Sunday, September 02, 2007

News Flash: Authors Promote Their Books on "Blogs"

Once again, the NYT has caught the trough of the wave. This time the latest (and I do mean latest) news is about authors who do guest stints on blogs--"virtual book tours," if you will.

The Author Will Take Q.'s Now by Kara Jesella profiles the Brave New Publicity World of first-time Manhattan author Amy Cohen, a former writer/producer for the TV series "Caroline in the City" and "Spin City." Cohen's memoir, THE LATE BLOOMER'S REVOLUTION, quipped her publicist at Hyperion, wasn't even going to garner her a trip to Scarsdale (30 minutes away by commuter train). The article's "no book tour" premise gets the lie on Cohen's website, which lists July appearances at a Manhattan B&N and Book Soup in Los Angeles. A mere two midsummer appearances on opposite coasts is negligible, though. Cohen could have snagged them herself; maybe she did.

has made it onto at least one best-seller list [which one?] even without a traditional reading and signing tour. She credits a write-up in People magazine [you think?], along with a newer publishing tool: the blog book tour, in which an author pops up on a series of blogs, usually over days or weeks, variously writing guest posts, answering questions from the host or sitting for a podcast, a video interview or a live chat.
Jesella quotes a senior online marketing manager at HarperCollins
who maintains that the Internet exposes authors to a broader audience than most bookstore readings.
Well, duh! But she neglects to point out that HC is one of the few--if only--houses to have such staff. (And kudos to them, I say. More publishers should follow suit.)

One thing that made me happy about the article was the big fat mention of and accompanying quote by co-founder Kevin Smokler*, who originated the Virtual Book Tour four years ago. Better late than never...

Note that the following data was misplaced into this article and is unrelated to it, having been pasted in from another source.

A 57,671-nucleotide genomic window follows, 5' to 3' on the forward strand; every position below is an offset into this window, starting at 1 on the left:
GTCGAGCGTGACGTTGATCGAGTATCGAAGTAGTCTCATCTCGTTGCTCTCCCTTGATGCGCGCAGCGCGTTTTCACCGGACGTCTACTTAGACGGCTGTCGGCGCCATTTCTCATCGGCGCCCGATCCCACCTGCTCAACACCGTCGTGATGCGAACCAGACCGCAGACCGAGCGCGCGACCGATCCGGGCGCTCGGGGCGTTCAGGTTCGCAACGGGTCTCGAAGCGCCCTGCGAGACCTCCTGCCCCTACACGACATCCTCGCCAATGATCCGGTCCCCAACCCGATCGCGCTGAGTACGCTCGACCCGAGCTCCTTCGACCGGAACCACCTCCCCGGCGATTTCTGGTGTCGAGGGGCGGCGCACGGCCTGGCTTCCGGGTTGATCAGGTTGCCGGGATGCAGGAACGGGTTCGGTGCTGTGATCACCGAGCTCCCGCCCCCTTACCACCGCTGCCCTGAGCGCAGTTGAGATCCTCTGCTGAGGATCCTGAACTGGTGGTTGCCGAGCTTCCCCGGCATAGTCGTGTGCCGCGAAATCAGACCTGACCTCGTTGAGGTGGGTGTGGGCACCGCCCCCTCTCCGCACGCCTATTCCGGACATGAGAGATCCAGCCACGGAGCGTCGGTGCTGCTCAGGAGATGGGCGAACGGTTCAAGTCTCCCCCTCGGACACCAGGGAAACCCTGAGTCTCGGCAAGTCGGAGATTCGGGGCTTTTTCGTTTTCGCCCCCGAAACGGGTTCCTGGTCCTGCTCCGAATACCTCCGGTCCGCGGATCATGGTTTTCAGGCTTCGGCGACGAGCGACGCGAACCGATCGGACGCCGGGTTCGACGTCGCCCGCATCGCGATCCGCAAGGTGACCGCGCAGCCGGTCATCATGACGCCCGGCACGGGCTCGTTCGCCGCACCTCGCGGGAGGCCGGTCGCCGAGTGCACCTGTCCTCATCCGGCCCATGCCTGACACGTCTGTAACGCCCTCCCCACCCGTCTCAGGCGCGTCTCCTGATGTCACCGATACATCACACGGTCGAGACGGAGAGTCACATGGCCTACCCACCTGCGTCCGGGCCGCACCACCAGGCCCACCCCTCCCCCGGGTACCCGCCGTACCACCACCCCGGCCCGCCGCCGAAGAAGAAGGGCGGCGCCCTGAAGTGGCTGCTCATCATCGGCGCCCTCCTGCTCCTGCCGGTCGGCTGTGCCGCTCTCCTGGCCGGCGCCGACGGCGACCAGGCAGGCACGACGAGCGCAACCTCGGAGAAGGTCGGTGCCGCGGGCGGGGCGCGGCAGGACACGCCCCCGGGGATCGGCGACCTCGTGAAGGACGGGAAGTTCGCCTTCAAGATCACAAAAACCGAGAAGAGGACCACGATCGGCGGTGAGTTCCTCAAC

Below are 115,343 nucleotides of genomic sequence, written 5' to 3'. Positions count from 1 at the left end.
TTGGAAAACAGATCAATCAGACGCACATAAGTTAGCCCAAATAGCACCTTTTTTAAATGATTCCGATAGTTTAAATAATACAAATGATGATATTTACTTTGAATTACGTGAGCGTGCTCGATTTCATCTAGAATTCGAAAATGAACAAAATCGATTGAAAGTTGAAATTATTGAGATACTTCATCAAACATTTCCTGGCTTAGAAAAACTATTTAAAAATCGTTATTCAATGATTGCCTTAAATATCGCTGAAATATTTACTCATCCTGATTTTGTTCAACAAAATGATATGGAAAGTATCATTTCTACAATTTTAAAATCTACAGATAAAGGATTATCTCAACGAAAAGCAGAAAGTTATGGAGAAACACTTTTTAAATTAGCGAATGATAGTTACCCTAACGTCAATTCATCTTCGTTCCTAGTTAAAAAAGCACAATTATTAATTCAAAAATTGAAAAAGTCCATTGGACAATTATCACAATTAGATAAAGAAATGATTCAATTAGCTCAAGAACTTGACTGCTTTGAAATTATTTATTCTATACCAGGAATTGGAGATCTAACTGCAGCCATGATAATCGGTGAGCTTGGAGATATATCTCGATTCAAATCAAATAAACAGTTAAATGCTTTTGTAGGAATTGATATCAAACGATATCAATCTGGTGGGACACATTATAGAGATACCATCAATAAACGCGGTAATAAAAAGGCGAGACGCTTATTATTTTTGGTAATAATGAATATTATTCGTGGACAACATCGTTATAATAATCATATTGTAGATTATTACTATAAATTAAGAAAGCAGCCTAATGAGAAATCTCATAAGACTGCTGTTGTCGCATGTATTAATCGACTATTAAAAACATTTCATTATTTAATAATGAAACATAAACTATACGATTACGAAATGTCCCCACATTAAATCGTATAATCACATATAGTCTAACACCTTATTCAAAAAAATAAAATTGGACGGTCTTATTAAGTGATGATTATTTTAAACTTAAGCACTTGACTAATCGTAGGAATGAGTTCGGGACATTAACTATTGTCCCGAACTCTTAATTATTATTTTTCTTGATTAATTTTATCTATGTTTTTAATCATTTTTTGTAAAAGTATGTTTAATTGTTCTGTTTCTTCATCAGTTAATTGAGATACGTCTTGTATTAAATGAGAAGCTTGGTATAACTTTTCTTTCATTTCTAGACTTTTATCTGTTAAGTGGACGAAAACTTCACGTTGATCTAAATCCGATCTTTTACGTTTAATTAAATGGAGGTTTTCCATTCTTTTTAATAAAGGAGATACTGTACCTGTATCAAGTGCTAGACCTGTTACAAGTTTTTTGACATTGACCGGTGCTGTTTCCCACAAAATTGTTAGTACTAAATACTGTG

*he's speaking at my LA workshop on the 29th


Cheryl Kaye Tardif, author of Whale Song said...

Blog book tours, aka virtual book tours, aka virtual author tours :) have been around for about 5 years, and started as a result of a handful of authors posting to other blogs to help spread the word about their books. Now this kind of author tour is becoming all the rage. It just isn't feasible to do the physical cross-country bookstore tour anymore. Well, unless you are one of the super authors that get paid the big bucks, like Stephen King or J.K. Rowling.

As a Canadian suspense author, I decided to test out the virtual tour idea and for the entire month of August I was , so to speak, going from blogs across Canada, the US, Australia, Belgium and more. In 31 days I was hosted by about 34 hosts, and I am exhausted! Don't think that just because the tour is via the internet that it isn't a lot of work.

As in your article, I found myself answering tons of questions, doing interviews via text or internet radio, writing articles on a variety of topics, talking about my newest novel
Whale Song but also discussing my others, sending excerpts to my hosts, trivia and more.

A virtual book tour is very challenging, especially when one goes the entire month. My goal was to find unique and interesting things to do at each stop.

And yes, I advertised via I was invited to join BookTour a few months ago, and was the first Canadian registered with them, I believe. In fact, I asked them to make it available to Canadians and was very happy when they did. I was also spotlighted on their home page, right at the beginning of my VBT (virtual book tour).

In Canada, some bookstores are no longer allowing authors to do book signings. Limited space and time to organize is the common excuse. I do agree, stores have little space, but it really doesn't take much to squeeze in a table. Time? Well, everything takes time, but it really doesn't take much to set up an author for a signing. And I still enjoy the social aspect of a physical bookstore signing. I love meeting my fans...and potential new fans! :)

However, now that I have this 1 month VBT under my belt, I have to admit, there are some definite benefits. The main benefit is viral. Like a cold, my vbt stops will continue to spread even now that I am 'done'. People will still come across them, enjoy them, maybe even try to enter my contests. And I am sure I'll see more sales as a result. And that is the ultimate goal.

Book blog tours, or whatever you want to call them, are an economical and environmentally friendly way to promote a book...and I had a blast with mine! I highly recommend every author try it, at least once. For more information, there is a useful article on Virtual Book Tours at

Cheryl Kaye Tardif
Bestselling author

Anonymous said...

The Late Bloomer's Revolution by Amy Cohen hit the New York Times Extended Bestseller list. Interesting that they didn't include that in an article in the NY Times. The deep, dark secret of the Extended NY Times Bestseller!